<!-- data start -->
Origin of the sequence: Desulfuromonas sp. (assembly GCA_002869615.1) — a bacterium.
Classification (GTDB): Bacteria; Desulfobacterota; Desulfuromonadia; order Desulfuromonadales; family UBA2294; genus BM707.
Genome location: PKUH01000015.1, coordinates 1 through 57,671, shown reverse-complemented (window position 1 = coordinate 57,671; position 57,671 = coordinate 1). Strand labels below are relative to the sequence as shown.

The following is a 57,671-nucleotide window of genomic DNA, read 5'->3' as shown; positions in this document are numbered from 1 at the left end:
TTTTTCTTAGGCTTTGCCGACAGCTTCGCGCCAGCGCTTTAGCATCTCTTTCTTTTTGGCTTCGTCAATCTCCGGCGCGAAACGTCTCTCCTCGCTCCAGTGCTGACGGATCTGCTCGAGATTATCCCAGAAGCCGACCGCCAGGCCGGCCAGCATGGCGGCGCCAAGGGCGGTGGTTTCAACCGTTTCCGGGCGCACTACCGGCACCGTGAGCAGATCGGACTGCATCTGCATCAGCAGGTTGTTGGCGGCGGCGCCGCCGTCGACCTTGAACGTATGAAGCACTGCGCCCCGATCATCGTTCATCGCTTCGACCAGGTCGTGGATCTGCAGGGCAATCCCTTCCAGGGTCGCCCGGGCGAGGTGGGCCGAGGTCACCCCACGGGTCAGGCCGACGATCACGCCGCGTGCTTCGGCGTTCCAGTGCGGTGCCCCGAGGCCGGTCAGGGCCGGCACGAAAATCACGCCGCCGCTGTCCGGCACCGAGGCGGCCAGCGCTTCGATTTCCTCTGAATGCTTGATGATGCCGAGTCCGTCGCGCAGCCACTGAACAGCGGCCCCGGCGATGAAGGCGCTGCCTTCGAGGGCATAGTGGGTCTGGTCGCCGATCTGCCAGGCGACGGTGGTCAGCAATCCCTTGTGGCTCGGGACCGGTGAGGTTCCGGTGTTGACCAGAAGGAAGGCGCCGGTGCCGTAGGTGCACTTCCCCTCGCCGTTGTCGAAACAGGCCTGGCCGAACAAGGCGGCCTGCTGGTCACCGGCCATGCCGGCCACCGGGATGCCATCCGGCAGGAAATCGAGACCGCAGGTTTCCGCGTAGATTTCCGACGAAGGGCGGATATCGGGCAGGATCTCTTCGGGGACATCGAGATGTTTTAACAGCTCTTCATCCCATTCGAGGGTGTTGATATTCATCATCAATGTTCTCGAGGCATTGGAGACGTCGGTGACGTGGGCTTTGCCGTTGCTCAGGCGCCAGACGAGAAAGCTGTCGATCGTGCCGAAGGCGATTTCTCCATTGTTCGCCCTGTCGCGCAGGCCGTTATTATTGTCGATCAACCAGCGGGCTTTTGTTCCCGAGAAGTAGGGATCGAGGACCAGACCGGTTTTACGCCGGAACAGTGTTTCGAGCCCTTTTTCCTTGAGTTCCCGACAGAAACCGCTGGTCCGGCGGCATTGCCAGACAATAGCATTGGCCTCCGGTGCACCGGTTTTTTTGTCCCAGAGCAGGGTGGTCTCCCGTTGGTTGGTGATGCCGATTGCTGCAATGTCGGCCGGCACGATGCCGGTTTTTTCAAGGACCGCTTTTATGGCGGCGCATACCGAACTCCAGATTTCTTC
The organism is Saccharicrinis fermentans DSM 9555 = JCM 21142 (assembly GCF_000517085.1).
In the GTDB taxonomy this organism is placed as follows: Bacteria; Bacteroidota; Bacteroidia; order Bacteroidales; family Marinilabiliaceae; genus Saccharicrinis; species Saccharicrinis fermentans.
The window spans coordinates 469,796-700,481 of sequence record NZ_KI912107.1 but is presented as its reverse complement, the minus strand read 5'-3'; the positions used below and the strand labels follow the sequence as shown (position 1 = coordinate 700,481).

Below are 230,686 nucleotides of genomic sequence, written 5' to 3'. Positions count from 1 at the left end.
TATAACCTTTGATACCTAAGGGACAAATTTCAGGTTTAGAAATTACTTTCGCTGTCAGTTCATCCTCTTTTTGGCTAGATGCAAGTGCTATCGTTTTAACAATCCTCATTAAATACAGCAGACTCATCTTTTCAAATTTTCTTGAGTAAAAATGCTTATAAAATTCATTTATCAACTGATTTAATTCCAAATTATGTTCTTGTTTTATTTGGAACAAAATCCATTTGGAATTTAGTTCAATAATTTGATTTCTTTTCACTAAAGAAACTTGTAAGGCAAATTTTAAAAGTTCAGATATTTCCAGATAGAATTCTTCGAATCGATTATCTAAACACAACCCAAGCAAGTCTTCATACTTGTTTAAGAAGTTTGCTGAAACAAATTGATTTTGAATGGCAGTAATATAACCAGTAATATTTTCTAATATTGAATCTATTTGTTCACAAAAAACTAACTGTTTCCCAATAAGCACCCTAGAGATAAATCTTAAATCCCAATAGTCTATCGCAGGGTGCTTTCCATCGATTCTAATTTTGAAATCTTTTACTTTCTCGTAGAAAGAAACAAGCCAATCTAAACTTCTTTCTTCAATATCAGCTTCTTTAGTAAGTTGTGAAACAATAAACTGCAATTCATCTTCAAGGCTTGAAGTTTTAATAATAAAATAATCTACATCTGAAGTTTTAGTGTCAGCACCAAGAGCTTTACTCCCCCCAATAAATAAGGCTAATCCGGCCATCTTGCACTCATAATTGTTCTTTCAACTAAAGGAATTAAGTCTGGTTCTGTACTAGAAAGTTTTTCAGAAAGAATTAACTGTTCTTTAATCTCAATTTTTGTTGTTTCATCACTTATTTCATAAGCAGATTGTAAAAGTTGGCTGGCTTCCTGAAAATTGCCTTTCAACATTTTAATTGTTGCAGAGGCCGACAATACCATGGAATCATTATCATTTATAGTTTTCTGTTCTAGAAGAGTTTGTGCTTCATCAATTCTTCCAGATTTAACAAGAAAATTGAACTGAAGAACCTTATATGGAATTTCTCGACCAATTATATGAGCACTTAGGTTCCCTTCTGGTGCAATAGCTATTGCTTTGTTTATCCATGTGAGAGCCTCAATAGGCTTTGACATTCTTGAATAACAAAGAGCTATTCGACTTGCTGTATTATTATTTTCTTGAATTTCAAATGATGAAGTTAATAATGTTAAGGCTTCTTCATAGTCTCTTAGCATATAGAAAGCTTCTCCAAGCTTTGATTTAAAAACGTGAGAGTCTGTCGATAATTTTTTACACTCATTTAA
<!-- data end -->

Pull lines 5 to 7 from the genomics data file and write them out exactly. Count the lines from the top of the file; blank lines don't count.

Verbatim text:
TTTTTCTTAGGCTTTGCCGACAGCTTCGCGCCAGCGCTTTAGCATCTCTTTCTTTTTGGCTTCGTCAATCTCCGGCGCGAAACGTCTCTCCTCGCTCCAGTGCTGACGGATCTGCTCGAGATTATCCCAGAAGCCGACCGCCAGGCCGGCCAGCATGGCGGCGCCAAGGGCGGTGGTTTCAACCGTTTCCGGGCGCACTACCGGCACCGTGAGCAGATCGGACTGCATCTGCATCAGCAGGTTGTTGGCGGCGGCGCCGCCGTCGACCTTGAACGTATGAAGCACTGCGCCCCGATCATCGTTCATCGCTTCGACCAGGTCGTGGATCTGCAGGGCAATCCCTTCCAGGGTCGCCCGGGCGAGGTGGGCCGAGGTCACCCCACGGGTCAGGCCGACGATCACGCCGCGTGCTTCGGCGTTCCAGTGCGGTGCCCCGAGGCCGGTCAGGGCCGGCACGAAAATCACGCCGCCGCTGTCCGGCACCGAGGCGGCCAGCGCTTCGATTTCCTCTGAATGCTTGATGATGCCGAGTCCGTCGCGCAGCCACTGAACAGCGGCCCCGGCGATGAAGGCGCTGCCTTCGAGGGCATAGTGGGTCTGGTCGCCGATCTGCCAGGCGACGGTGGTCAGCAATCCCTTGTGGCTCGGGACCGGTGAGGTTCCGGTGTTGACCAGAAGGAAGGCGCCGGTGCCGTAGGTGCACTTCCCCTCGCCGTTGTCGAAACAGGCCTGGCCGAACAAGGCGGCCTGCTGGTCACCGGCCATGCCGGCCACCGGGATGCCATCCGGCAGGAAATCGAGACCGCAGGTTTCCGCGTAGATTTCCGACGAAGGGCGGATATCGGGCAGGATCTCTTCGGGGACATCGAGATGTTTTAACAGCTCTTCATCCCATTCGAGGGTGTTGATATTCATCATCAATGTTCTCGAGGCATTGGAGACGTCGGTGACGTGGGCTTTGCCGTTGCTCAGGCGCCAGACGAGAAAGCTGTCGATCGTGCCGAAGGCGATTTCTCCATTGTTCGCCCTGTCGCGCAGGCCGTTATTATTGTCGATCAACCAGCGGGCTTTTGTTCCCGAGAAGTAGGGATCGAGGACCAGACCGGTTTTACGCCGGAACAGTGTTTCGAGCCCTTTTTCCTTGAGTTCCCGACAGAAACCGCTGGTCCGGCGGCATTGCCAGACAATAGCATTGGCCTCCGGTGCACCGGTTTTTTTGTCCCAGAGCAGGGTGGTCTCCCGTTGGTTGGTGATGCCGATTGCTGCAATGTCGGCCGGCACGATGCCGGTTTTTTCAAGGACCGCTTTTATGGCGGCGCATACCGAACTCCAGATTTCTTC
The organism is Saccharicrinis fermentans DSM 9555 = JCM 21142 (assembly GCF_000517085.1).
In the GTDB taxonomy this organism is placed as follows: Bacteria; Bacteroidota; Bacteroidia; order Bacteroidales; family Marinilabiliaceae; genus Saccharicrinis; species Saccharicrinis fermentans.